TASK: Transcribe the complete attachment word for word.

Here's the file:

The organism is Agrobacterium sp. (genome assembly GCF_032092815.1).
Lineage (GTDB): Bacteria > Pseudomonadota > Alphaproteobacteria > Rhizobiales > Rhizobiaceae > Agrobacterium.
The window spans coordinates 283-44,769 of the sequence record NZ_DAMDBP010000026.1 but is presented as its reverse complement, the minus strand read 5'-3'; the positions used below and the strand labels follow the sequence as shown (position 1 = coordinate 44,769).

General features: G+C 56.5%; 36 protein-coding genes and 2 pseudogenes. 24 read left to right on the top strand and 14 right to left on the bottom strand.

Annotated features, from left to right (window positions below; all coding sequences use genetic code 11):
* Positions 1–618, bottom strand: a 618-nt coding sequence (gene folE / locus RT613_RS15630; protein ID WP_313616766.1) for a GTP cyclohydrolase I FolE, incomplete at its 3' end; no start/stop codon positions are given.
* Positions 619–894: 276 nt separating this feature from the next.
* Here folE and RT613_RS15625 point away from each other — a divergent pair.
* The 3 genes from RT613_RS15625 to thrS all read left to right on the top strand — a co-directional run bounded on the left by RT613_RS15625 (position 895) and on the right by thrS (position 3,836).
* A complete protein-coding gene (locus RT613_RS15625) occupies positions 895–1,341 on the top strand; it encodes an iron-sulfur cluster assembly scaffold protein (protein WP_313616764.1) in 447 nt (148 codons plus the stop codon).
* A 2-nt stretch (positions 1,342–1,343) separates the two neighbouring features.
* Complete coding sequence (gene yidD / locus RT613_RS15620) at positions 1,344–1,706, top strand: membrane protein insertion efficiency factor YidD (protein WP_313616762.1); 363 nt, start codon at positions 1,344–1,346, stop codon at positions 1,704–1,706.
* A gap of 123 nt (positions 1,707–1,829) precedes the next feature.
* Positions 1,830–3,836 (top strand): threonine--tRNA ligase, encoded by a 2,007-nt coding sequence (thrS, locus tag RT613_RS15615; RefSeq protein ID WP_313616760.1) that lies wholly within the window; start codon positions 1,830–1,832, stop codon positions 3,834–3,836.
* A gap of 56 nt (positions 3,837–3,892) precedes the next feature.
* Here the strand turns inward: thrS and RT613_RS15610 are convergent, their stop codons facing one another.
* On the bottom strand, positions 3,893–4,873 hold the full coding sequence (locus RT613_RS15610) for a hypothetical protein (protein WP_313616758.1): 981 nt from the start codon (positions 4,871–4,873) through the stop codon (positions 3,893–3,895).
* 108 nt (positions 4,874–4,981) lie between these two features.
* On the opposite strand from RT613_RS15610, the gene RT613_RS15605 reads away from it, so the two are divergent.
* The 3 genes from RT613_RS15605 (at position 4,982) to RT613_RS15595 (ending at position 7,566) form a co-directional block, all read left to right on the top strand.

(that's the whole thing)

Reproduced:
The organism is Agrobacterium sp. (genome assembly GCF_032092815.1).
Lineage (GTDB): Bacteria > Pseudomonadota > Alphaproteobacteria > Rhizobiales > Rhizobiaceae > Agrobacterium.
The window spans coordinates 283-44,769 of the sequence record NZ_DAMDBP010000026.1 but is presented as its reverse complement, the minus strand read 5'-3'; the positions used below and the strand labels follow the sequence as shown (position 1 = coordinate 44,769).

General features: G+C 56.5%; 36 protein-coding genes and 2 pseudogenes. 24 read left to right on the top strand and 14 right to left on the bottom strand.

Annotated features, from left to right (window positions below; all coding sequences use genetic code 11):
* Positions 1–618, bottom strand: a 618-nt coding sequence (gene folE / locus RT613_RS15630; protein ID WP_313616766.1) for a GTP cyclohydrolase I FolE, incomplete at its 3' end; no start/stop codon positions are given.
* Positions 619–894: 276 nt separating this feature from the next.
* Here folE and RT613_RS15625 point away from each other — a divergent pair.
* The 3 genes from RT613_RS15625 to thrS all read left to right on the top strand — a co-directional run bounded on the left by RT613_RS15625 (position 895) and on the right by thrS (position 3,836).
* A complete protein-coding gene (locus RT613_RS15625) occupies positions 895–1,341 on the top strand; it encodes an iron-sulfur cluster assembly scaffold protein (protein WP_313616764.1) in 447 nt (148 codons plus the stop codon).
* A 2-nt stretch (positions 1,342–1,343) separates the two neighbouring features.
* Complete coding sequence (gene yidD / locus RT613_RS15620) at positions 1,344–1,706, top strand: membrane protein insertion efficiency factor YidD (protein WP_313616762.1); 363 nt, start codon at positions 1,344–1,346, stop codon at positions 1,704–1,706.
* A gap of 123 nt (positions 1,707–1,829) precedes the next feature.
* Positions 1,830–3,836 (top strand): threonine--tRNA ligase, encoded by a 2,007-nt coding sequence (thrS, locus tag RT613_RS15615; RefSeq protein ID WP_313616760.1) that lies wholly within the window; start codon positions 1,830–1,832, stop codon positions 3,834–3,836.
* A gap of 56 nt (positions 3,837–3,892) precedes the next feature.
* Here the strand turns inward: thrS and RT613_RS15610 are convergent, their stop codons facing one another.
* On the bottom strand, positions 3,893–4,873 hold the full coding sequence (locus RT613_RS15610) for a hypothetical protein (protein WP_313616758.1): 981 nt from the start codon (positions 4,871–4,873) through the stop codon (positions 3,893–3,895).
* 108 nt (positions 4,874–4,981) lie between these two features.
* On the opposite strand from RT613_RS15610, the gene RT613_RS15605 reads away from it, so the two are divergent.
* The 3 genes from RT613_RS15605 (at position 4,982) to RT613_RS15595 (ending at position 7,566) form a co-directional block, all read left to right on the top strand.